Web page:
Over the next decade, the New Zealand population will undergo some profound shifts. Larger households, ethnic diversity, ageing consumers, increased device usage and growing concern about the environment, will all need to be factored into future marketing and advertising planning for companies and brands. And this is especially true for energy retailers.
A recent Nielsen presentation at the Downstream Energy Conference highlighted three key consumer trends that energy retailers should consider when reviewing their customer base and the best way to engage with them.
Auckland is growing fast; by 2026 it is expected to be as high as 1.6 million people - an increase of 50% in just two decades. This surge in population growth is expected to put an unremitting amount of pressure on the city’s services and infrastructure. The energy sector will need to plan ahead to cope with the increasing demand for energy this trend will bring.
Auckland’s households are also getting bigger. The number of households that have five or more people living in them has jumped by 51% over the past 10 years, and is projected to reach 150,000 by 2026. The rest of New Zealand, while more likely to have smaller (1-2 person) households, still experienced a 22% increase in large households versus 2006, and we expect this trend to continue.
Larger households also means more devices in the home – most of which require electricity to power up. The number of mobile phones and tablets in the home has increased by 64%. There is less congregating in a single room to watch content on a big screen; and a growing trend toward individuals watching content on their own devices in different rooms in the house. Energy requirements will undoubtedly shift as Kiwis need to heat more than the single room to keep warm in the evenings.
Auckland is the multicultural heartbeat of the nation where diverse cultures have congregated. The consumer demographic profile of the city is very different compared to the rest of New Zealand.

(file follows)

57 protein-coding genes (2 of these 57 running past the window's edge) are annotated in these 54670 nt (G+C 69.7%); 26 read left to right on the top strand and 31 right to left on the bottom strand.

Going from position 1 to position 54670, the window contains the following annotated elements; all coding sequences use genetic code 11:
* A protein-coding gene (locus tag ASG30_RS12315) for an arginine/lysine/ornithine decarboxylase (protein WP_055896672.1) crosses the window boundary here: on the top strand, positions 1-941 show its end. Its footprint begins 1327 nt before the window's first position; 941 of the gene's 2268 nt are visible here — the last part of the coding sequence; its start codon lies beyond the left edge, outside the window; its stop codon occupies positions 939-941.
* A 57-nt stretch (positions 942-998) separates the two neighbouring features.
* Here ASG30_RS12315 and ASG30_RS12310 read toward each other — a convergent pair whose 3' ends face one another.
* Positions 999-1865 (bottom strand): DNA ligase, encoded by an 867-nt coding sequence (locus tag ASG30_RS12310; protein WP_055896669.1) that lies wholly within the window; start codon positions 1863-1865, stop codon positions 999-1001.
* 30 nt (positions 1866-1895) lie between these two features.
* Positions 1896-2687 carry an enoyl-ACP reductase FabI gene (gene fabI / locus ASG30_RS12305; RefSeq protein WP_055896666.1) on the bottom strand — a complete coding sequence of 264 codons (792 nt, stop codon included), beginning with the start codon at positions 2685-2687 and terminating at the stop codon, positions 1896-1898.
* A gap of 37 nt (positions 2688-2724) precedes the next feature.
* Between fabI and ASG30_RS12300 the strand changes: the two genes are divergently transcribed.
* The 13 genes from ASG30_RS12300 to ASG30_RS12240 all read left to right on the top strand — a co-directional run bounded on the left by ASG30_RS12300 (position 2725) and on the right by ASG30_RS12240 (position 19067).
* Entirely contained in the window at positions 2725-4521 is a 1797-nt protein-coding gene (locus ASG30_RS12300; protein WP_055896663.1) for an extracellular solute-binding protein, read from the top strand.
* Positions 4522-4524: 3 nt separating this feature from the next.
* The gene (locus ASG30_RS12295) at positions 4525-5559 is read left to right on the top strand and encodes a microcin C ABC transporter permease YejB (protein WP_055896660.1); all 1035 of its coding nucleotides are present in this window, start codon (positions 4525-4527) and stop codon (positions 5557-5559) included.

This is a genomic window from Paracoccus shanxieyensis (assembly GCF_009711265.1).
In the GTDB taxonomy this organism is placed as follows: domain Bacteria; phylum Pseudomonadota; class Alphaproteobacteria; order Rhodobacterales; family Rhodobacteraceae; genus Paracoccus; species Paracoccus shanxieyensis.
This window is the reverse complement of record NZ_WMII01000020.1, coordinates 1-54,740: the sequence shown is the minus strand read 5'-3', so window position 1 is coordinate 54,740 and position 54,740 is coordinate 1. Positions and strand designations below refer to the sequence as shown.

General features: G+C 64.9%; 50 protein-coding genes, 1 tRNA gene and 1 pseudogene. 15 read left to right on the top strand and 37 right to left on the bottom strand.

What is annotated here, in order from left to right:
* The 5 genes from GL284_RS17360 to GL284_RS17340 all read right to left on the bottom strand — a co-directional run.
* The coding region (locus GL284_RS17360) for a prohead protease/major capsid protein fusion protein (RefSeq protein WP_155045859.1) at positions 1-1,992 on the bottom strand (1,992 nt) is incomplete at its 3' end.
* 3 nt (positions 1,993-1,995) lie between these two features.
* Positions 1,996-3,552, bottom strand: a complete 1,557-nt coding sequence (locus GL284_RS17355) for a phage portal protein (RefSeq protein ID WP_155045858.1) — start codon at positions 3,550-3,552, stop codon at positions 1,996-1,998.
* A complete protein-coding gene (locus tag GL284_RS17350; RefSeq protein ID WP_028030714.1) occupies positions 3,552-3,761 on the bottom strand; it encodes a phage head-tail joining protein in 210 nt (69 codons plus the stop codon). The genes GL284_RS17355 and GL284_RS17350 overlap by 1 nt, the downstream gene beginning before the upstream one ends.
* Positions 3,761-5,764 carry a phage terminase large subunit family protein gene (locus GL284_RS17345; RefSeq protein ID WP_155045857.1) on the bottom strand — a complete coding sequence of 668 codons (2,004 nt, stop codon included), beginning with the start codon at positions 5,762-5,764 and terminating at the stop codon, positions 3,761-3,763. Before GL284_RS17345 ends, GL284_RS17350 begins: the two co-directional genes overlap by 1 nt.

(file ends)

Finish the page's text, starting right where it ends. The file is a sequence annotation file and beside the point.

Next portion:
Almost one-in-three (31%) people living in Auckland hail from countries outside of Europe and the Pacific - three times larger than the rest of New Zealand (10%). Outside of Auckland, New Zealand Europeans still account for 71% of the population (compared to just 49% in Auckland).
These trends highlight how important it is for marketers in the energy sector to consider devising an Auckland strategy and a non-Auckland strategy to ensure the very different needs of those inside and outside our biggest city are met.
By 2026 we expect at least 44% of the population to be aged over 50. Right now, 20% of those aged over 65 are in paid employment and this is expected to reach over a quarter in 10 years’ time.
For the energy sector, this shift could mean reduced power bills for this growing group of older working consumers who are more likely to use the air-conditioning in their workplace instead of at home.
Our research shows this group of consumers are very loyal. More than half of consumers aged over 65 say they are satisfied with their energy provider. And considering this group typically have higher disposable incomes, brand owners should ensure they do not ignore this sector of the population.
Close to 1.8million people (45% of the population) agree with the statement: “I am an environmentalist at heart.” And almost 2 million Kiwis say there is not enough done to protect the environment.
Of Environmentalists at heart, 900,000 people (23% of the population) also agree they are “always looking for ways to make their home more energy efficient”. In illustration of this, as many as 45,600 households say they plan to install solar power in the next 12 months - an increase of 31% versus a year ago.
With everyone consuming different media content on different screens in different places, reaching the specific customers you want to connect with, can be challenging. It is important that energy companies formulate communication strategies that span across all consumer devices. Profiling your target consumer groups is imperative in ensuring your marketing and advertising messages are tailored, compelling, achieving cut-through and reaching them on the right device at the right time.
In this environment, breadth of understanding of consumer attitudes, media consumption and their day to day behaviours is essential. Nielsen Consumer and Media Insights provides views of consumers you want to identify, understand and then reach. Meaning you don’t rely on too narrow a view of a customer. The data is gathered via an independently audited survey of 11,000 New Zealanders aged 10+. It uses mixed methodology of face-to-face (75%) and online (25%) interviews, combined with a self-completion diary. The sample is then weighted to Statistics NZ population data for national representation.